If you haven't seen the sticky on the top of our website, you can go here for our special Nabisco Cup Ticket Info page.  For the next two months, look to Aishiteru Tokyo for the net's most comprehensive English coverage of FC Tokyo and their journey to Kokuritsu for the final battle against Tamagawa Clasico rivals Kawasaki Frontale.


Halfway Home

Full report and photos from the wonderful Outsourcing Stadium are a bit delayed; I'm on my backup computer while my MacBook Pro gets some needed repairs before the 3-year warranty runs out next week and all of the photos are on my Mac-formatted RAID server
essay services

For now what you need to know is this: Tokyo tied Shimizu 2-2 in the away leg of the semifinal on Wednesday night and is coming home to a must-win (or at least must-scoreless-draw) situation.

The result was unfortunate as Tokyo pretty much blew a 2-1 lead up a man; this is as much an indictment of Tokyo's sloppy play in the second half as it is recognition of Shimizu's tenacity.  Oddly enough they scored when down a man against Tokyo in their Nabisco Cup Group Stage match as well, so this is a very unfortunate trend.  Bruno matched up well against Shimizu's big man Frode Johnsen in the first half, Kenta Mukuhara was not as effective in the second.

Yonemoto's goal was a shocker; he seems to have picked up a tendency to score goals he has no right to get.  But hell, I could think of worse habits.

Anyway I'm glad I made the trip out to Shimizu; their stadium is FANTASTIC and I recommend it to anyone who wants to check out a game in Japan.  Wonderful sight lines, beautiful backdrop, great concessions, superb atmosphere.  I even got to meet up with Barry over at S-Pulse UK Ultras; bringing my total of fellow J-Bloggers I've met up to 3 thus far.  We've got a tight little community going and I hope that the planned upgrades to the Rising Sun will help us spread the word even further.

But now we look ahead to Sunday; disappointingly I won't be able to attend the match (I've been given the chance to shoot a major punk festival in Shibuya and I can't turn that down no matter how deep my soccer loyalties lie) but I have high hopes that the fans at Ajinomoto can help the team carry through to the finals.  Here's the result breakdown:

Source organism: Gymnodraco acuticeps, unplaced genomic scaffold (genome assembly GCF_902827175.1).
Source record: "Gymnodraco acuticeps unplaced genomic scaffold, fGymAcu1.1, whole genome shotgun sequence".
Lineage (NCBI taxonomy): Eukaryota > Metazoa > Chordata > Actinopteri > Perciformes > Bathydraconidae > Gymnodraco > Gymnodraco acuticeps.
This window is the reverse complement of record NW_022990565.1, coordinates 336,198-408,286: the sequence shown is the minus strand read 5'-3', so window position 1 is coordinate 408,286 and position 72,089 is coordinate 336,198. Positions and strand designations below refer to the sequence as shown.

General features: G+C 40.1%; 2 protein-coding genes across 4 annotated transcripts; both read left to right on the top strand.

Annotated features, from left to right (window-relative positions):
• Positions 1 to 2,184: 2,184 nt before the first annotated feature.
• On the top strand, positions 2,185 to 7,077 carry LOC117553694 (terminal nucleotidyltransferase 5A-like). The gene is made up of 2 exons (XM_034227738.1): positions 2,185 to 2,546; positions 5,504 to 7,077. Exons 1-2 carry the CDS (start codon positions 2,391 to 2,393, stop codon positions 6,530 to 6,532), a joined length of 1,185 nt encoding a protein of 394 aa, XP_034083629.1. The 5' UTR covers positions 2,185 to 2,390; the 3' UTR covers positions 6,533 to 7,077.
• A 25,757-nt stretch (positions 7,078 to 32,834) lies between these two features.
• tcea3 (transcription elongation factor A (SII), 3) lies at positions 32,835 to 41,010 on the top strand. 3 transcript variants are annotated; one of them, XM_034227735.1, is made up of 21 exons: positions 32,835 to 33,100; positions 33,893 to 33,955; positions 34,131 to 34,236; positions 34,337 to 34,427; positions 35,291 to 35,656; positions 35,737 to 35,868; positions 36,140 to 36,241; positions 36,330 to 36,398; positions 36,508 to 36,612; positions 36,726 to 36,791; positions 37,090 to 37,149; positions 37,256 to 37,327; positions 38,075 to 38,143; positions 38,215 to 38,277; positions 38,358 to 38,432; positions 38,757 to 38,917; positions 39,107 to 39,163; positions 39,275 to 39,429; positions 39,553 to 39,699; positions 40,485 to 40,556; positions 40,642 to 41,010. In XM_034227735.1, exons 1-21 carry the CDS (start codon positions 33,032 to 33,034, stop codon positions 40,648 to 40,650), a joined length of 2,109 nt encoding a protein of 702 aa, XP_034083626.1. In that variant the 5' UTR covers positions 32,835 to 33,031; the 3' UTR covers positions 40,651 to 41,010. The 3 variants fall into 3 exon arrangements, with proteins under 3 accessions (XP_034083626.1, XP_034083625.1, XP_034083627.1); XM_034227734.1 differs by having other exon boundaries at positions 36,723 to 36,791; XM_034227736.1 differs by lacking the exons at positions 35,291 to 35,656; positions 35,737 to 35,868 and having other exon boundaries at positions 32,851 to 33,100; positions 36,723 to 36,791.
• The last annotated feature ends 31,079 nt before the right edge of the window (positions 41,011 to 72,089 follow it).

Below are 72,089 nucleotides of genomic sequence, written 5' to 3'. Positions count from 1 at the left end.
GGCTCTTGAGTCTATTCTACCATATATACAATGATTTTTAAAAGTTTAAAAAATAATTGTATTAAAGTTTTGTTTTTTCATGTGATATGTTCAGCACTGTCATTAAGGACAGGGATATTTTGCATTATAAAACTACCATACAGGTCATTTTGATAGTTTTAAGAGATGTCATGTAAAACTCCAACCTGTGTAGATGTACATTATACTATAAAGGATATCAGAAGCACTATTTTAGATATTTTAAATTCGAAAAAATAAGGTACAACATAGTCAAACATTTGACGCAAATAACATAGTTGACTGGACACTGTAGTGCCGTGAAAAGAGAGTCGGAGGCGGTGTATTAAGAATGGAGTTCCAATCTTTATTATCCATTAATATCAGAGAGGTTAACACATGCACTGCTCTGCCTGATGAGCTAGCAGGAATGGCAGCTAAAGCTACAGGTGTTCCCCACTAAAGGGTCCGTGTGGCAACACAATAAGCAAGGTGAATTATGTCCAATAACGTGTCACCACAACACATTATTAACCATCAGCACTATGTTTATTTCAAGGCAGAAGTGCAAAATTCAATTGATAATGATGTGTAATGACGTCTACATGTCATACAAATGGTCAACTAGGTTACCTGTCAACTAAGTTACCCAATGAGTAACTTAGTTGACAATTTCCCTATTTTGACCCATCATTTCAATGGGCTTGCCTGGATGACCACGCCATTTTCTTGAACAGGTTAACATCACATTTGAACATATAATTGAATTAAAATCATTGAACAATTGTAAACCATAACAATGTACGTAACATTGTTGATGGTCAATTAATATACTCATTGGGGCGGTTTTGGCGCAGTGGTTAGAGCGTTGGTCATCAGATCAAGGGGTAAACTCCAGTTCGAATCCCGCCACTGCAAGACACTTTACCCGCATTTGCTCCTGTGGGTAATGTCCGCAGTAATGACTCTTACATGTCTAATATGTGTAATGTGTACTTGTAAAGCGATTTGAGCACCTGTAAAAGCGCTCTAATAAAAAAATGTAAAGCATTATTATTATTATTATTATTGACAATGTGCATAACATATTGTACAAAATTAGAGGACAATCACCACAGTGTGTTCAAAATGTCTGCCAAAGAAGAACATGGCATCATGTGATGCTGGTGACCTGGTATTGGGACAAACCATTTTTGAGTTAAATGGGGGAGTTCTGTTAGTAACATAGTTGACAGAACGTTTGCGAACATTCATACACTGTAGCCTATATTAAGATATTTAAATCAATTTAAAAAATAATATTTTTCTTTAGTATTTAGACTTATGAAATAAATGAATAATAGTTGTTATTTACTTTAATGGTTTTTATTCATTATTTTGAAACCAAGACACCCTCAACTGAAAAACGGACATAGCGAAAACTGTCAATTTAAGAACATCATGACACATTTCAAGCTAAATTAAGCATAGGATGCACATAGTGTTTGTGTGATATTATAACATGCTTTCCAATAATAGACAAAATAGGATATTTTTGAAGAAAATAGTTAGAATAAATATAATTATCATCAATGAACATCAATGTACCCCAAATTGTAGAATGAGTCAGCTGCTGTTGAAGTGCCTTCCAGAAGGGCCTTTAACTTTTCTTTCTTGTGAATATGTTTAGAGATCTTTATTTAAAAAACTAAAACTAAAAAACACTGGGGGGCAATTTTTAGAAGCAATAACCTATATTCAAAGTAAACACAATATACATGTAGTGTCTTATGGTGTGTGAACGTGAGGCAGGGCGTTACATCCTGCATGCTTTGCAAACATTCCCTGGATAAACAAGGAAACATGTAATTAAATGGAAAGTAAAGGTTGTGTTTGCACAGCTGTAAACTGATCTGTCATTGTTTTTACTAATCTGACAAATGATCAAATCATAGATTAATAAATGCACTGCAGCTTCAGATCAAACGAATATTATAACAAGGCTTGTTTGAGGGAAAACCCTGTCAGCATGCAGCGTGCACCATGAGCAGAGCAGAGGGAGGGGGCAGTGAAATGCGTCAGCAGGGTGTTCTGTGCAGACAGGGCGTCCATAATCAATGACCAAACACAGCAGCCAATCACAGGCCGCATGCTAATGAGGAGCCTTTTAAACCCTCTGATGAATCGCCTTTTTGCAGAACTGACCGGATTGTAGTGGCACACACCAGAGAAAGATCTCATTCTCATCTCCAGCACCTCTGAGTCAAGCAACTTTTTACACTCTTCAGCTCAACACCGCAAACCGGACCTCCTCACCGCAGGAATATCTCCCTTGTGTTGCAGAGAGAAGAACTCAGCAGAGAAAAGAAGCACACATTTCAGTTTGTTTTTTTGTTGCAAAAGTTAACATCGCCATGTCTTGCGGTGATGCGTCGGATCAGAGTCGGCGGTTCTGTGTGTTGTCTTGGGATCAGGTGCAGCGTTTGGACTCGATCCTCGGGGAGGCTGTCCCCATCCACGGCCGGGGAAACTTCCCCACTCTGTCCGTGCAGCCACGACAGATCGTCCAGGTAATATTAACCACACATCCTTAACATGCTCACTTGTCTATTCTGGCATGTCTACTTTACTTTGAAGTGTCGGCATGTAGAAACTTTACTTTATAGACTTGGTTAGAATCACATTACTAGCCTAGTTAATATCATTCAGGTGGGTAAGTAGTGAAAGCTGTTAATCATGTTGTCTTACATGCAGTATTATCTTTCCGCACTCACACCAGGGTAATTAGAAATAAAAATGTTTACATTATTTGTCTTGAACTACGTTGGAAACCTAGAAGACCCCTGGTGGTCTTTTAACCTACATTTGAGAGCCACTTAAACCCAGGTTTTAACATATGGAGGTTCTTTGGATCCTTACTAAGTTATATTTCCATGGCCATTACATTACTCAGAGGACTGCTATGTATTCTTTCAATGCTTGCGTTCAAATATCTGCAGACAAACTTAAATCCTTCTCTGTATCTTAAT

Result – Consequence

Tokyo win (any score) – Tokiyo advances to Nabisco Cup Final
0-0 draw – Tokyo advances to Nabisco Cup Final (away goal rule)
1-1 draw – Tokyo advances to Nabisco Cup Final (away goal rule)
2-2 draw – Following the second half, teams play 30 minutes of extra time followed by penalty kicks if necessary
3-3 draw or higher – Shimizu advances to Nabisco Cup Final (away goal rule)
Shimizu win (any score) – Shimizu advances to Nabisco Cup Final

So as it is with most of these affairs, the safest way in is to win.  I think Tokyo is more than capable of doing so (especially if they play as they did in the first 45 minutes on Wednesday), but that's why they play the full 90 minutes.

As it is, Hirayama apparently caught a fever and has been bedrested for a day or so, whether or not he recovers by Sunday will be crucial.


Live from Shimizu!

Sorry about the last couple match reports being delayed; I've been really busy with the end of summer and getting ready to start work at my new job.  Additionally, due to a sizable photography gig on the 6th, I will not be able to attend the home leg of the FCT/Shimizu Nabisco Cup Semifinal.

Fortunately, due to a good day at the pachinko parlor, I've got more than enough funds to attend tomorrow's away leg.  So if you're on Twitter, follow @aishiterutokyo for the latest from Outsourcing Stadium.  I'll probably spend some time before the game chilling with Barry over at S-Pulse UK Ultras, and that should be fun as I always look forward to meeting other writers in the English J-Soccer Blogosphere.

Shimizu is 4 points ahead of us in the standings; we've also beaten them two times already this season.  None of this matters of course because this home-and-away series will determine who goes to the finals of the 2009 Yamazaki Nabisco Cup.

Additionally, with Nagatomo and Konno in the Netherlands with the national team, tomorrow's lineup will probably look something like this:

GK: Gonda
DF: Tokunaga, Bruno, Moniwa, Mukuhara
MF: Yonemoto, Kajiyama, Ishikawa, Hanyu
FW: Cabore, Hirayama

The most important thing for Tokyo will be scoring precious away goals; a win would be fantastic of course but even a draw would have huge ramifications as long as it's not 0-0.  The team seemed to awaken from its slumber against lowly Oita on Saturday and it was a welcome relief to see Ishikawa back on the field.  Tokyo seemed to have a bit of rust in the first 30 minutes but dominated the second half, so I think they'll be going into Shimizu with the right mentality.

S-Pulse has had a much better summer than Tokyo, going undefeated (5 wins, 4 draws) in league play since their loss at Kokuritsu.  Additionally, the Orange… whatevertheyares bounced back from a 2-1 loss at Saitama Stadium to beat Urawa 3-0 at home and advance to the semis.  They are certainly one of the most formidable teams in the league right now and to underestimate them is to do so at one's own peril.